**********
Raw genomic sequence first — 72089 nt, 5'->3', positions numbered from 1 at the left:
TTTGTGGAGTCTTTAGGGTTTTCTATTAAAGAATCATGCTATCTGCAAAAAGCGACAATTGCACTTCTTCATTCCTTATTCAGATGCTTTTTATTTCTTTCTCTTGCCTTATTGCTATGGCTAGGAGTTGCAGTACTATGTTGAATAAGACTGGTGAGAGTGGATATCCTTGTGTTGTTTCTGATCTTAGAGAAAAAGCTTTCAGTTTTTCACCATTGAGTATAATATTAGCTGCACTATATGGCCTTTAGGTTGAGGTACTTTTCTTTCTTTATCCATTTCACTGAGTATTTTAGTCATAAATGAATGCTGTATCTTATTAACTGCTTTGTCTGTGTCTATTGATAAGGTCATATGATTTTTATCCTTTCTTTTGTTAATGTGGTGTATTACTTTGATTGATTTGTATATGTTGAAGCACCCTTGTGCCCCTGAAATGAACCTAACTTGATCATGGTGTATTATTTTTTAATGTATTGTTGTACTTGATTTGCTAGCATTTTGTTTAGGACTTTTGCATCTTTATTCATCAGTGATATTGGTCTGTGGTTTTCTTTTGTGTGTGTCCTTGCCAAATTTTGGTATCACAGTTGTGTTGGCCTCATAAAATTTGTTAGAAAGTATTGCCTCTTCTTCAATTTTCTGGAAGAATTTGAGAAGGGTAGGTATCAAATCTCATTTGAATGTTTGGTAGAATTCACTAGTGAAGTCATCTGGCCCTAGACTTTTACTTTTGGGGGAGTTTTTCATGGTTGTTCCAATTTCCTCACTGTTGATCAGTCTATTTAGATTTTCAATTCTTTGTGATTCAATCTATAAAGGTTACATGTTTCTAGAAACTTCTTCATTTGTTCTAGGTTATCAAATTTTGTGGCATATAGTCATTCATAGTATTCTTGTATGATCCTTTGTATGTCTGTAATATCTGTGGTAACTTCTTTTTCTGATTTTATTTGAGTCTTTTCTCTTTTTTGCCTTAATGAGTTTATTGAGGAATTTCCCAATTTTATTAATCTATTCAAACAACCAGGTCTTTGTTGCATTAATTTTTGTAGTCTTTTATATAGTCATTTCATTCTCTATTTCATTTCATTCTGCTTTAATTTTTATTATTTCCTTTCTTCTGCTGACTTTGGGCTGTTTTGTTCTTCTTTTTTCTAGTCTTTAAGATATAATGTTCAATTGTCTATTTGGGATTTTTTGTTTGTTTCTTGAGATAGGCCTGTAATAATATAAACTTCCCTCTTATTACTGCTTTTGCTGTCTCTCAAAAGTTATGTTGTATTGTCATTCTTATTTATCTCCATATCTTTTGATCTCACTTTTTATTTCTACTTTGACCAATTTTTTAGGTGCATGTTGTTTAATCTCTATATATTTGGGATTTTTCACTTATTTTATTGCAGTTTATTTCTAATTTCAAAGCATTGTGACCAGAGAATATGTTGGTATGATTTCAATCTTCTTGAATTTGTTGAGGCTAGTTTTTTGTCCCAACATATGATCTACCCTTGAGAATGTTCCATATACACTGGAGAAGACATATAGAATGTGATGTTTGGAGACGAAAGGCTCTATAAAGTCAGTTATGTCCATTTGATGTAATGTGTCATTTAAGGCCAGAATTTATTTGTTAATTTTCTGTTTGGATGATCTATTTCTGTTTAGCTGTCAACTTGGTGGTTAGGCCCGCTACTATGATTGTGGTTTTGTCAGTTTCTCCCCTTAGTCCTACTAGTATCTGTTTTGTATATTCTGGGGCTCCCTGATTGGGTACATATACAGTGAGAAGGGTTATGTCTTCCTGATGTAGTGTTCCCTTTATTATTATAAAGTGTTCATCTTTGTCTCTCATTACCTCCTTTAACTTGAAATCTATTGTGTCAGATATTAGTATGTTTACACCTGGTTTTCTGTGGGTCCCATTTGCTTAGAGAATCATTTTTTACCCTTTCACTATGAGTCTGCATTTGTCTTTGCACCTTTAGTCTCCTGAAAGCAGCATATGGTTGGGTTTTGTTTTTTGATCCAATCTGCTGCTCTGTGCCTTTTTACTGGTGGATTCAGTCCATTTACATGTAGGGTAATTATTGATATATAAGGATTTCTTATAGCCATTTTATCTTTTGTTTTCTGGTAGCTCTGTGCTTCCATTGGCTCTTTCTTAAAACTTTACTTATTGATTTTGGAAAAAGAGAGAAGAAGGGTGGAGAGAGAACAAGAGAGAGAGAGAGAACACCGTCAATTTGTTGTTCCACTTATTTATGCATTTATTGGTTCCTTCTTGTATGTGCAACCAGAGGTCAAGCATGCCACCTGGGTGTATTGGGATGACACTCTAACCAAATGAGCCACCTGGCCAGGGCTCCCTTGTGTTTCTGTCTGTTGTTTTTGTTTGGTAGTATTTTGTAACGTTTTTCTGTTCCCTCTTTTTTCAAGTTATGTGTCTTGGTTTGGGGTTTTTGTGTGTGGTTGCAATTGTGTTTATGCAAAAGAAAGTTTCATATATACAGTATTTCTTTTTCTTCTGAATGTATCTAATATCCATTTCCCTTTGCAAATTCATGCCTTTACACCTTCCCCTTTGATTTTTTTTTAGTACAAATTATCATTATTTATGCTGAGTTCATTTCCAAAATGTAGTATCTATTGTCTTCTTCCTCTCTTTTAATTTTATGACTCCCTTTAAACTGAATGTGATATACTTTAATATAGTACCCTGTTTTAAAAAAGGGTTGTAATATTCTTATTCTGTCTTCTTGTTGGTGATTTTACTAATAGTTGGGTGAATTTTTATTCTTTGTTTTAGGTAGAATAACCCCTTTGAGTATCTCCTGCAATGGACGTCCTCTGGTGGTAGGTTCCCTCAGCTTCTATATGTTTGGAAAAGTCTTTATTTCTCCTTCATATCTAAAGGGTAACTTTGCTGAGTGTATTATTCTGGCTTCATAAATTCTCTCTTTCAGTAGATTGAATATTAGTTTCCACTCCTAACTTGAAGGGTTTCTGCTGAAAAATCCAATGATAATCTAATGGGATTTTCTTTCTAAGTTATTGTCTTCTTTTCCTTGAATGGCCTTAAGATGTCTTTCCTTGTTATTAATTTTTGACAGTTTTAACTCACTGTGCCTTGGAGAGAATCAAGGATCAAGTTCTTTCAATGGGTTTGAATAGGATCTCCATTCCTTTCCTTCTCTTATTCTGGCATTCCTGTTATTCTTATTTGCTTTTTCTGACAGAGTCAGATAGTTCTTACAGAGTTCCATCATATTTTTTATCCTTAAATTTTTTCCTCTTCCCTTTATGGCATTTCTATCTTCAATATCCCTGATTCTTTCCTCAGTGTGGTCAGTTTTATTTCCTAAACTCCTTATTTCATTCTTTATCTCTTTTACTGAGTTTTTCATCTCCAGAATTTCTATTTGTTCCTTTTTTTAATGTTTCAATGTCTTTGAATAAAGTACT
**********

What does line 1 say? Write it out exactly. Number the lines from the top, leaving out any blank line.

Raw genomic sequence first — 72089 nt, 5'->3', positions numbered from 1 at the left: